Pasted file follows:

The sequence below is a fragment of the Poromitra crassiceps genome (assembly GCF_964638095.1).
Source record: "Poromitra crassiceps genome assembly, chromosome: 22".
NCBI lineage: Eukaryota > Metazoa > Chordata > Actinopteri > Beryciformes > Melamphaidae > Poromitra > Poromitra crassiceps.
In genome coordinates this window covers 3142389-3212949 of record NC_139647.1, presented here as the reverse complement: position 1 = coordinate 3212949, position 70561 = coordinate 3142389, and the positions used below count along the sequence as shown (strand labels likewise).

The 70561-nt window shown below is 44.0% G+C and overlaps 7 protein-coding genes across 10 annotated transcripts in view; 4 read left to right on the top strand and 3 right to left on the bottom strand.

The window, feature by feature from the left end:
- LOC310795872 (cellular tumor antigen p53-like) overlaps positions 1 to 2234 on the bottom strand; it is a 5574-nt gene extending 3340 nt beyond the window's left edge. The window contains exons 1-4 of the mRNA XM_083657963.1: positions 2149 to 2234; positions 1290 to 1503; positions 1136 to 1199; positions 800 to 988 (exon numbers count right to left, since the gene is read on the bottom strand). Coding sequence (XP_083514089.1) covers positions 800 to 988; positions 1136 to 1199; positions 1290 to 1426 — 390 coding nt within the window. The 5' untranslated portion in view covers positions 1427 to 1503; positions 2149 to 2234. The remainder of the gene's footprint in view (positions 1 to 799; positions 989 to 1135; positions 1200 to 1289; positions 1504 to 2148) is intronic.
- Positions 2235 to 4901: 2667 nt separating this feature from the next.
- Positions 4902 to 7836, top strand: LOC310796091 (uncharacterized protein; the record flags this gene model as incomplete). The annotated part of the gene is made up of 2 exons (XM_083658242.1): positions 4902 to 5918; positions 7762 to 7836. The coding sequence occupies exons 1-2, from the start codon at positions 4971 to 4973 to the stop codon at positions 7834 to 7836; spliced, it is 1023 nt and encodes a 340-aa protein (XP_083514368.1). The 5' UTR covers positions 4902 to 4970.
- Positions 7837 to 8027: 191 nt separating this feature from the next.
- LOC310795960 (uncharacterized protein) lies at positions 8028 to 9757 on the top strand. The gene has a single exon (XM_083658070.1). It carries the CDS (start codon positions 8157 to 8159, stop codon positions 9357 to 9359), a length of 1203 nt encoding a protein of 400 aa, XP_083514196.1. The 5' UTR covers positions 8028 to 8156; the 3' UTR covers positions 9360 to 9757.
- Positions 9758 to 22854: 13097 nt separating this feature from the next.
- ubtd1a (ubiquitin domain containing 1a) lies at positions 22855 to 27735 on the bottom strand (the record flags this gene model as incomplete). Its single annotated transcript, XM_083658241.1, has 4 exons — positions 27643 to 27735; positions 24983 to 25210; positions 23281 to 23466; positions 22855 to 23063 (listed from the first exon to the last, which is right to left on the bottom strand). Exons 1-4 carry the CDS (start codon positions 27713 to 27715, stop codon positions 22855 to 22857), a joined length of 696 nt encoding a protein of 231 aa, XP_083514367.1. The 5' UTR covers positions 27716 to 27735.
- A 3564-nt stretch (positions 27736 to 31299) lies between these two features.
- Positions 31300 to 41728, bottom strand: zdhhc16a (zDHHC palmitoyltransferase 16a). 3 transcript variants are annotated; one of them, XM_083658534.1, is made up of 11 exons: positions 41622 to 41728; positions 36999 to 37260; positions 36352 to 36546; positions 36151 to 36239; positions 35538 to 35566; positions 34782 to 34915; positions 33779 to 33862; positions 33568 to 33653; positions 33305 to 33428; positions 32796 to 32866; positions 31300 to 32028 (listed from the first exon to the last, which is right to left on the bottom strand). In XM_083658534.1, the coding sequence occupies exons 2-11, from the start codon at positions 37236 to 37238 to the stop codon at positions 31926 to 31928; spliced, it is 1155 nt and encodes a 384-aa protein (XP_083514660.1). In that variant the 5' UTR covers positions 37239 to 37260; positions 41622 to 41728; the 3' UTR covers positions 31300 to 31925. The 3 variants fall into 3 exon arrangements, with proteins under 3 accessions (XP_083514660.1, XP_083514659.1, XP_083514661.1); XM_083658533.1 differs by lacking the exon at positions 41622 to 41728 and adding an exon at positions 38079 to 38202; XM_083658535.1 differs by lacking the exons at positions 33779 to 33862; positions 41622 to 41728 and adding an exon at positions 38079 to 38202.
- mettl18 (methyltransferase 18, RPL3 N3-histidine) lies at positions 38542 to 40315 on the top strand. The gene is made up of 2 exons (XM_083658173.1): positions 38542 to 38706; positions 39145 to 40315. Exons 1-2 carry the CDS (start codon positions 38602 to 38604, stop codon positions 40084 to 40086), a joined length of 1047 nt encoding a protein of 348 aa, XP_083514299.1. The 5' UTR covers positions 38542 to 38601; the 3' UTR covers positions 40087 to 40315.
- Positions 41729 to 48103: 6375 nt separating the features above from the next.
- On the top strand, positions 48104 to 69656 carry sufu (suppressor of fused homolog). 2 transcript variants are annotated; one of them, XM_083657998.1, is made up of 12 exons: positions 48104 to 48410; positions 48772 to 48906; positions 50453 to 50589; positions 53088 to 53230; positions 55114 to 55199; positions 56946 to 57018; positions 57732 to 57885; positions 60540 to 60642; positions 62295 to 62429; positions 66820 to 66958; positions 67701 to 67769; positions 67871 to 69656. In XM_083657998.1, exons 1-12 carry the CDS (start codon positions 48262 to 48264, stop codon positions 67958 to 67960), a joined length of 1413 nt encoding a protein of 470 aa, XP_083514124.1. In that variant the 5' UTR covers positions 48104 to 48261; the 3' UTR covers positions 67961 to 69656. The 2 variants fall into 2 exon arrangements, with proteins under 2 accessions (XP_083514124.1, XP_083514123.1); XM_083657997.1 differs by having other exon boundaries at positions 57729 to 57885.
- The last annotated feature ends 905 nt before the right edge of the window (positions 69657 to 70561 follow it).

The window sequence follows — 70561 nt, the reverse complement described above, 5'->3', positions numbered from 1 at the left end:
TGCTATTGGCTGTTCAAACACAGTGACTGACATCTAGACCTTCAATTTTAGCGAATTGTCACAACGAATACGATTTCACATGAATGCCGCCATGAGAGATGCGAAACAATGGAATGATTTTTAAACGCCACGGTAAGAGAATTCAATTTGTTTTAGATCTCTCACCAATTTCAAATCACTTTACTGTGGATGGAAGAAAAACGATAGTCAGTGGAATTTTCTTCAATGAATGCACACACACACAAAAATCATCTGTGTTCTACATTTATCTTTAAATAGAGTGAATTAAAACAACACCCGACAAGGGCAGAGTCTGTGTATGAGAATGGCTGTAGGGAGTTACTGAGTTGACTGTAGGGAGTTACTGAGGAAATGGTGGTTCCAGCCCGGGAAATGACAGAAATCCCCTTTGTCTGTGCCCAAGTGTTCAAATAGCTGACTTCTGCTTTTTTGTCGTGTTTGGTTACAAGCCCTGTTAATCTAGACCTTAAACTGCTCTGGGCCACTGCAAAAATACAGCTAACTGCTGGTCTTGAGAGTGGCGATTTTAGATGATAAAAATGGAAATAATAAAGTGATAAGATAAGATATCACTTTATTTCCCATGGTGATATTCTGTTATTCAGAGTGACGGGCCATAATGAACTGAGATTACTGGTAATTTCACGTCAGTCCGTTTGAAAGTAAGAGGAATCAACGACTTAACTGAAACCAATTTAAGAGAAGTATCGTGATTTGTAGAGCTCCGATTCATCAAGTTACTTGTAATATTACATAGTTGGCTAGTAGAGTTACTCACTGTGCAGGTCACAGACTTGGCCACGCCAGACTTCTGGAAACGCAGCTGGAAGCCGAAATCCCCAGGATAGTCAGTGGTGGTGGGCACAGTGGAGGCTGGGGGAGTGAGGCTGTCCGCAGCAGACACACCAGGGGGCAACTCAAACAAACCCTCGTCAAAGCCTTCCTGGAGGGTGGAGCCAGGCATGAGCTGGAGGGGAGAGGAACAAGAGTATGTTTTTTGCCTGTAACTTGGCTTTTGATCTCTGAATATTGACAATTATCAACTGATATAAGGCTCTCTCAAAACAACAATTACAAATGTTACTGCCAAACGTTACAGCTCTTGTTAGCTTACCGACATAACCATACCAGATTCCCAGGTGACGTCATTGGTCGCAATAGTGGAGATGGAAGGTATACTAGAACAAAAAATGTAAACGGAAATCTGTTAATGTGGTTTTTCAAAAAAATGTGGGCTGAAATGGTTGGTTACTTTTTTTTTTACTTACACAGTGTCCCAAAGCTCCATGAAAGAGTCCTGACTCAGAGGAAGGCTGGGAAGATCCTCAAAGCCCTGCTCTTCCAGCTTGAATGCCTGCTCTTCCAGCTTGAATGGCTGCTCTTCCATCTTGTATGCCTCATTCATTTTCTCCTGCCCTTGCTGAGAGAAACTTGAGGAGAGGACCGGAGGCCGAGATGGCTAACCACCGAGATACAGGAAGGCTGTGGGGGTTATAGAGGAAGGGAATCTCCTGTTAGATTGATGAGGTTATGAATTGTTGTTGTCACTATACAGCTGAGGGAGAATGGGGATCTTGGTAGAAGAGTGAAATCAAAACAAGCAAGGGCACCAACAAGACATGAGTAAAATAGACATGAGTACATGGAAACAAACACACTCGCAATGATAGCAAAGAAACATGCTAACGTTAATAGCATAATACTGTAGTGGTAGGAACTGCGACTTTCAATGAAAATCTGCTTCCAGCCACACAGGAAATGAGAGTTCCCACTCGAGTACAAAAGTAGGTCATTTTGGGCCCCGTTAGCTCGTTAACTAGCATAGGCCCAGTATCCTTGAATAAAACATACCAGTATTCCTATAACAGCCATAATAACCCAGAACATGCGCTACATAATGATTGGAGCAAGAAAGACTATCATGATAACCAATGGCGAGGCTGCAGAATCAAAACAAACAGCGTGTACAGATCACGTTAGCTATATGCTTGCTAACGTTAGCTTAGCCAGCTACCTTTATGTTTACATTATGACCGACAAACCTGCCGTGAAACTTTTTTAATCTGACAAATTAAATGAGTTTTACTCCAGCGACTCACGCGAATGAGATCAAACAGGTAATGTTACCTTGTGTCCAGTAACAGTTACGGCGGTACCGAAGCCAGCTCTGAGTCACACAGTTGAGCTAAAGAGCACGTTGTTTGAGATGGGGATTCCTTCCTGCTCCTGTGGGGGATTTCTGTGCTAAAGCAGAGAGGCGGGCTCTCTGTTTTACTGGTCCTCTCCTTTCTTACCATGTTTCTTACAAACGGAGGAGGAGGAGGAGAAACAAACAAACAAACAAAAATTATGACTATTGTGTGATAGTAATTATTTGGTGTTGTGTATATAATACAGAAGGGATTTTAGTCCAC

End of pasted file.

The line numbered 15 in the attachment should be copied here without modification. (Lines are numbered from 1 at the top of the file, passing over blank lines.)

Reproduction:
- Positions 31300 to 41728, bottom strand: zdhhc16a (zDHHC palmitoyltransferase 16a). 3 transcript variants are annotated; one of them, XM_083658534.1, is made up of 11 exons: positions 41622 to 41728; positions 36999 to 37260; positions 36352 to 36546; positions 36151 to 36239; positions 35538 to 35566; positions 34782 to 34915; positions 33779 to 33862; positions 33568 to 33653; positions 33305 to 33428; positions 32796 to 32866; positions 31300 to 32028 (listed from the first exon to the last, which is right to left on the bottom strand). In XM_083658534.1, the coding sequence occupies exons 2-11, from the start codon at positions 37236 to 37238 to the stop codon at positions 31926 to 31928; spliced, it is 1155 nt and encodes a 384-aa protein (XP_083514660.1). In that variant the 5' UTR covers positions 37239 to 37260; positions 41622 to 41728; the 3' UTR covers positions 31300 to 31925. The 3 variants fall into 3 exon arrangements, with proteins under 3 accessions (XP_083514660.1, XP_083514659.1, XP_083514661.1); XM_083658533.1 differs by lacking the exon at positions 41622 to 41728 and adding an exon at positions 38079 to 38202; XM_083658535.1 differs by lacking the exons at positions 33779 to 33862; positions 41622 to 41728 and adding an exon at positions 38079 to 38202.